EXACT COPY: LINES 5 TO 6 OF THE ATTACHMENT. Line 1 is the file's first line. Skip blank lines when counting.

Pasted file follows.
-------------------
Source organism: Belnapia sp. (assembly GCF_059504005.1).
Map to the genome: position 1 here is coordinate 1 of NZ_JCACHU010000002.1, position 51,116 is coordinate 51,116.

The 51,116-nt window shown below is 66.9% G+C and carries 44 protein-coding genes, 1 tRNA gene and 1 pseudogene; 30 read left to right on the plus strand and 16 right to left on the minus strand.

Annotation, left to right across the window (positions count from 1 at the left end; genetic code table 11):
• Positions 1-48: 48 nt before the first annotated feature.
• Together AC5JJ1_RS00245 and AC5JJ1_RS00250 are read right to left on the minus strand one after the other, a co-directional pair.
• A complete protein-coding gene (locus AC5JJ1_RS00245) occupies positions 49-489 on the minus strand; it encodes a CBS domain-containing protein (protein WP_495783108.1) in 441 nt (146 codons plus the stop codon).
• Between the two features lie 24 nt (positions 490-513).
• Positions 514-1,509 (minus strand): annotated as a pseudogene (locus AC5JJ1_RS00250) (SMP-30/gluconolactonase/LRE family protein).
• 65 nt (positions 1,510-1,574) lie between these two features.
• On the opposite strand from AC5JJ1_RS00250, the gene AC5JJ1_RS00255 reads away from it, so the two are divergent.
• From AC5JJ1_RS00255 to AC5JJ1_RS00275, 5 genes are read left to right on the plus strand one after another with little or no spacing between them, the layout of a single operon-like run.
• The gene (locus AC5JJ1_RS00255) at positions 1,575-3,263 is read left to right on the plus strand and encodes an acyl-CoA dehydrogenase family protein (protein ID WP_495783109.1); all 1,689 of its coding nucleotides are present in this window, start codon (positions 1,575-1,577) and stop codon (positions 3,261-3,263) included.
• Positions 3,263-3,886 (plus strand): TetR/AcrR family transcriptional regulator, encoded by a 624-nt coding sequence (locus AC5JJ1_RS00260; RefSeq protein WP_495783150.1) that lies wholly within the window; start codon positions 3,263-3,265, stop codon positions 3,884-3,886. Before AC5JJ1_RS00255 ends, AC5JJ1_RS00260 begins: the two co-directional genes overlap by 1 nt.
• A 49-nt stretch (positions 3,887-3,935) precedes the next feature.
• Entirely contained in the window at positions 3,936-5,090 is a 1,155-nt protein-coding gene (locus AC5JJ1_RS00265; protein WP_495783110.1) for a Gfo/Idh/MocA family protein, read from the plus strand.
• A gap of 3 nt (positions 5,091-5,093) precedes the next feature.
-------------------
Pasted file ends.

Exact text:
• Positions 1-48: 48 nt before the first annotated feature.
• Together AC5JJ1_RS00245 and AC5JJ1_RS00250 are read right to left on the minus strand one after the other, a co-directional pair.